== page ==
The Financial Services Roundtable (FSR), a lobbying and advocacy organization, is joining a number of Washington lawmakers calling for greater transparency and oversight to the Consumer Financial Protection Bureau (CFPB).
In a letter to a U.S. House of Representatives subcommittee, FSR commended the House Committee on Financial Services for its recent support of 11 different bills that would reform the way the CFPB does business.
“We are pleased to support the legislation before the Committee which seeks to bring balance to consumers and the agency, efficiency for entities subject to CFPB jurisdiction and accountability and transparency for all stakeholders,” wrote FSR President and CEO Tim Pawlenty in the letter. “These reforms will reduce the risk of unintended consequences on the market for consumer financial products.”
Despite having worked with the CFPB on a variety of issues over the past three years, the FSR remains concerned about the agency’s governance structures.
“The combination of unprecedented authority, a single decision maker and independent funding leaves the CFPB with less accountability and oversight than many other agencies,” Pawlenty wrote.
CFPB’s practice of issuing guidance instead of following a formal rule-making process like other federal agencies was another area of concern for FSR and House Committee members alike.
The Committee, headed by Chairman Jeb Hensarling (R-TX), has long heralded a need to bring significant reforms to the CFPB.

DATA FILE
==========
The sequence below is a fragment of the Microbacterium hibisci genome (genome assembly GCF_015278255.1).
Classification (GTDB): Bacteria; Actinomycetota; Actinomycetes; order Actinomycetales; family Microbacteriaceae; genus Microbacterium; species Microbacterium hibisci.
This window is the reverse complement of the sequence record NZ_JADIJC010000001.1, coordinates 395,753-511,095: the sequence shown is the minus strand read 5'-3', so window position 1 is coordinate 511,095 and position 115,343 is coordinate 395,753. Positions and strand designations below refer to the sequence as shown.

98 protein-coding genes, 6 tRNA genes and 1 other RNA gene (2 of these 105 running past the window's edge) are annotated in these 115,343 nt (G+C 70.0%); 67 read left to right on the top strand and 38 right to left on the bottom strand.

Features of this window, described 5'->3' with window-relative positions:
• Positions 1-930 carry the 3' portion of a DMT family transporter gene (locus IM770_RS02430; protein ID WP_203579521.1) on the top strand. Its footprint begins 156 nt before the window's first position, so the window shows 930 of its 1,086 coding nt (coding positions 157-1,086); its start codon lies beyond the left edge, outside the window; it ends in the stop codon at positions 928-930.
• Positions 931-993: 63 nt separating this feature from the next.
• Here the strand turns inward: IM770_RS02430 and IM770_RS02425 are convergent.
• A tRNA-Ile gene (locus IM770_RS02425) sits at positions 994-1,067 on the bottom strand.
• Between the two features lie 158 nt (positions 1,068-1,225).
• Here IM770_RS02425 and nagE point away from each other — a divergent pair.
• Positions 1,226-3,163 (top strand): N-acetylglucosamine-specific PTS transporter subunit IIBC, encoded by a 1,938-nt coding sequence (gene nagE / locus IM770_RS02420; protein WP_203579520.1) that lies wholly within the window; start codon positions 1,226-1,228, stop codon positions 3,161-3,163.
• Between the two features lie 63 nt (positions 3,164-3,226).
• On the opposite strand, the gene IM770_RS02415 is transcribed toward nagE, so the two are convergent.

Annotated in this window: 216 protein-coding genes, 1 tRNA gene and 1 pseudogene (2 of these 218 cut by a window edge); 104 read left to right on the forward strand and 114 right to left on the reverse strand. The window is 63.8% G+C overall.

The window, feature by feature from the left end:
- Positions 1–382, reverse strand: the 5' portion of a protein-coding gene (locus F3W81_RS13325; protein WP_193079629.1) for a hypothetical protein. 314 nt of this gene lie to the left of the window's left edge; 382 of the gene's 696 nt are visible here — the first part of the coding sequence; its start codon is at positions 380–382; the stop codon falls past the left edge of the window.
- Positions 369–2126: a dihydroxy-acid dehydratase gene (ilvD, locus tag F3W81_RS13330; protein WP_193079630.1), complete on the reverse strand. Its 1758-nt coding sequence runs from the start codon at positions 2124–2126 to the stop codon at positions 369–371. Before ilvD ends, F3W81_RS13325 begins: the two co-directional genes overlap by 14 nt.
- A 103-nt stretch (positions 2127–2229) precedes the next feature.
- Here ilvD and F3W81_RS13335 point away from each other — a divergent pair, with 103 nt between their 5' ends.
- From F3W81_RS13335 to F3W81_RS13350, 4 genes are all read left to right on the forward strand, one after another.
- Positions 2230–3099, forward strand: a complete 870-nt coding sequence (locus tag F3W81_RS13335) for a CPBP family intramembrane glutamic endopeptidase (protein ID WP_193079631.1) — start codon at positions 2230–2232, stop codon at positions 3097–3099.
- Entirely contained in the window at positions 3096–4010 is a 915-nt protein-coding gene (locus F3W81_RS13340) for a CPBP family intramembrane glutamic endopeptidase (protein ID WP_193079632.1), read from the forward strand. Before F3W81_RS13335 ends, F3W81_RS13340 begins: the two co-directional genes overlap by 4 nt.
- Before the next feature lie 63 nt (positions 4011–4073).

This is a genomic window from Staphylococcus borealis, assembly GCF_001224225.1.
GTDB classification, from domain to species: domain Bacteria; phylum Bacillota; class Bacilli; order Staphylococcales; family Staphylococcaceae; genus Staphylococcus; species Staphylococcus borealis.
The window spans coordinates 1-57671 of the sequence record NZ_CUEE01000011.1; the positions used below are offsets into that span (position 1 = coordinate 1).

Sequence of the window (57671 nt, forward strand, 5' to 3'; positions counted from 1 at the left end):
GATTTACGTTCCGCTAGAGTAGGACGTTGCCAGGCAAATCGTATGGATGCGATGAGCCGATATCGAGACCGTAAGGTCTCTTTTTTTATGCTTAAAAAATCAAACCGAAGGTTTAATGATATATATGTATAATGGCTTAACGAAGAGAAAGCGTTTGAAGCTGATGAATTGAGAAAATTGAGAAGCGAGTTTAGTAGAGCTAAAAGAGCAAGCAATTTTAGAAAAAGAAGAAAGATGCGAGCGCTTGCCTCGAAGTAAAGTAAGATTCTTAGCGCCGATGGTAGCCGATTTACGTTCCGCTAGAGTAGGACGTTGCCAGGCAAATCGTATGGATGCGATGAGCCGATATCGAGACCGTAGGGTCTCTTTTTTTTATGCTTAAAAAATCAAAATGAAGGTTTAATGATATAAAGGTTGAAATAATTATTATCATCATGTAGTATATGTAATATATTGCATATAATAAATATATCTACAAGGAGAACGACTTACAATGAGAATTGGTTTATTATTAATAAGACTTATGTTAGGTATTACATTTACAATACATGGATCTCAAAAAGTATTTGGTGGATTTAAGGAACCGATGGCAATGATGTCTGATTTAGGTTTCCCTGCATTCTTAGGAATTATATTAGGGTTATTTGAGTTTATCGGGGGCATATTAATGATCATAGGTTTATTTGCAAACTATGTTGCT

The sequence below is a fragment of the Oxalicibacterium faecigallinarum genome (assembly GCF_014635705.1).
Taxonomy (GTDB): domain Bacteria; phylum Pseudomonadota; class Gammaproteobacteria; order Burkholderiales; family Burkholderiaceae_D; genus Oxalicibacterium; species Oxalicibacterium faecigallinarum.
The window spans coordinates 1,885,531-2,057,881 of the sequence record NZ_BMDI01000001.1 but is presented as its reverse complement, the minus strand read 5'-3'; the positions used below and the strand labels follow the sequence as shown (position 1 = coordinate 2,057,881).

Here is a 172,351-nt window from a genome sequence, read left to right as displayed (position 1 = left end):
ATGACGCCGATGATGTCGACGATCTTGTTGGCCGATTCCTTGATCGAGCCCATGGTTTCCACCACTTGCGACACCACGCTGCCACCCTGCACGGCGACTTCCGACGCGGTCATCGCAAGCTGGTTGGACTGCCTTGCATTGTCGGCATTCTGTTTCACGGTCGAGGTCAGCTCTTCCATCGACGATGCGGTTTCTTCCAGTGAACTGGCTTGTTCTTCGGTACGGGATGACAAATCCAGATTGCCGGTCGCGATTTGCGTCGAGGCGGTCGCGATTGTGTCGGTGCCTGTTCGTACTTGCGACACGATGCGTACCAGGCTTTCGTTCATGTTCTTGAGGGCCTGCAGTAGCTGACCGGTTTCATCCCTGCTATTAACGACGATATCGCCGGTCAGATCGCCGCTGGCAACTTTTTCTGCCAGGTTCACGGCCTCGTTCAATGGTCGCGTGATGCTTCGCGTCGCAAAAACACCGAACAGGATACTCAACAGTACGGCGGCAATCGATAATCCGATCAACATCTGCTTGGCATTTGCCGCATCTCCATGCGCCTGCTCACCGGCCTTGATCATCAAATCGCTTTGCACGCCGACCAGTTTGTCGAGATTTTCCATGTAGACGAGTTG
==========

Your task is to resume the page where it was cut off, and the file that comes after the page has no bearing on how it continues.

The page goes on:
In 2011, three bills—largely supported by Republicans—advanced through the House’s Financial Services Committee that aimed to “defang” the authority of the Bureau.
The 11 bills introduced last month vary in their missions to bring change to the CFPB, including the elimination of the agency’s Civil Penalty Fund and creating a consumer “opt-out” list for data collected by the Bureau, among others.
“Again, we have heard from many that the CFPB is a unique agency and, regrettably, they are part of a challenge where American small businesses are suffering the death of 1,000 paper cuts,” Hensarling said during a full committee markup Tuesday. “The bills that are presented for the CFPB, almost all are practices that are routine for almost every other federal agency.”
Read the FSR letter.
Written by Jason Oliva